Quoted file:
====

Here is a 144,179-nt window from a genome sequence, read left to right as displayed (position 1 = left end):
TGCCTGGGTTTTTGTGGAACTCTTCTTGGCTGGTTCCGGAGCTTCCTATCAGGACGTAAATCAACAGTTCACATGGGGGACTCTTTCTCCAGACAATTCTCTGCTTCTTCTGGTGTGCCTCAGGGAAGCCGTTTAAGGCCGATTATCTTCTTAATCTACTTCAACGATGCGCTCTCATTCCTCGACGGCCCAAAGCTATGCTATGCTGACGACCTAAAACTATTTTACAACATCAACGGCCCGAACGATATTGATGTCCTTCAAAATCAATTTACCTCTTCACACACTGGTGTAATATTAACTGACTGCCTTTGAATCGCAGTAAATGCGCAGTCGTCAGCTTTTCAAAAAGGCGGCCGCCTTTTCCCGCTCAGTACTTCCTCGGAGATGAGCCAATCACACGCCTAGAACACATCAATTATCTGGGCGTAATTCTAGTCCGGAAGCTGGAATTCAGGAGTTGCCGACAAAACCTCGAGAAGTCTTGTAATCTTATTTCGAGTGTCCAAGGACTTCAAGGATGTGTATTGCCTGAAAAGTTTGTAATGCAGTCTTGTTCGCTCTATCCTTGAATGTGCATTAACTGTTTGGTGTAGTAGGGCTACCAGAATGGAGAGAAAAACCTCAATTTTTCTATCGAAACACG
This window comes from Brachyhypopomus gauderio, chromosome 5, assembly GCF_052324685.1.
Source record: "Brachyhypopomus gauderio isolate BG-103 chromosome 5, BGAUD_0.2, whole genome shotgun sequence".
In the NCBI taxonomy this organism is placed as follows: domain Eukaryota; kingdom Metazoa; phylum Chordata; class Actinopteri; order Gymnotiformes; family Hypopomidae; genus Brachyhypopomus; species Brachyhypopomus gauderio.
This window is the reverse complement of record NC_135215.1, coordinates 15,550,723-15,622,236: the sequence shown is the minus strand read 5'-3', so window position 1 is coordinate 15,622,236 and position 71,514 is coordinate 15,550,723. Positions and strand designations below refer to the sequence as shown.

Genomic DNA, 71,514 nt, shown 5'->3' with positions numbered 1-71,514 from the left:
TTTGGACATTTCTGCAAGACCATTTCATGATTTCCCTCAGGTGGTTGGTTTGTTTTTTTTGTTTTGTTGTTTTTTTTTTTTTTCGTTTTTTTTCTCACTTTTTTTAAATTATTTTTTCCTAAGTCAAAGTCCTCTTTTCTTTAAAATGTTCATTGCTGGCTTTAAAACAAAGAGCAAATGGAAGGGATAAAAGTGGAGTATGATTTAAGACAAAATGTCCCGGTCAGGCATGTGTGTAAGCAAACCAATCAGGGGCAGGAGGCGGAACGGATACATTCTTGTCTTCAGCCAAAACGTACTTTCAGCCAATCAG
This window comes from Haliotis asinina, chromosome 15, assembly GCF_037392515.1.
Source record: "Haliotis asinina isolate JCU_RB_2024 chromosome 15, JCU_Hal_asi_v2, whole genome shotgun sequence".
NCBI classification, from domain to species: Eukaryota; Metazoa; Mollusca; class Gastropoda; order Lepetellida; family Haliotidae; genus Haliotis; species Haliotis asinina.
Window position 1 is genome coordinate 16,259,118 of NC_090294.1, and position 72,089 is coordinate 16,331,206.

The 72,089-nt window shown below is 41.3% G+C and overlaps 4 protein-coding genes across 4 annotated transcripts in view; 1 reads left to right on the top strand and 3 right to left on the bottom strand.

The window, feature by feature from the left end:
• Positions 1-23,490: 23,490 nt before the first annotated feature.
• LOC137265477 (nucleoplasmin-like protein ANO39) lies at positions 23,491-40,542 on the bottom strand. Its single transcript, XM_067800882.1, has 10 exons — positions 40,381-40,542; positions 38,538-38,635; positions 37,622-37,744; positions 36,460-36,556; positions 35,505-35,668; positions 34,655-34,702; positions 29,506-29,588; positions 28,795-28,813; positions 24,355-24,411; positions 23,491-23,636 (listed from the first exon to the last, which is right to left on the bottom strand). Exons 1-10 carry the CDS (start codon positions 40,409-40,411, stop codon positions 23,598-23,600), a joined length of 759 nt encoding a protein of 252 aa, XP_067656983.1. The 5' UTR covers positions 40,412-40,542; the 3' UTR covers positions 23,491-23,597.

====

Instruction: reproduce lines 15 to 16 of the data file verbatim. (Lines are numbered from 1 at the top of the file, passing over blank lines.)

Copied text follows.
• Positions 1-23,490: 23,490 nt before the first annotated feature.
• LOC137265477 (nucleoplasmin-like protein ANO39) lies at positions 23,491-40,542 on the bottom strand. Its single transcript, XM_067800882.1, has 10 exons — positions 40,381-40,542; positions 38,538-38,635; positions 37,622-37,744; positions 36,460-36,556; positions 35,505-35,668; positions 34,655-34,702; positions 29,506-29,588; positions 28,795-28,813; positions 24,355-24,411; positions 23,491-23,636 (listed from the first exon to the last, which is right to left on the bottom strand). Exons 1-10 carry the CDS (start codon positions 40,409-40,411, stop codon positions 23,598-23,600), a joined length of 759 nt encoding a protein of 252 aa, XP_067656983.1. The 5' UTR covers positions 40,412-40,542; the 3' UTR covers positions 23,491-23,597.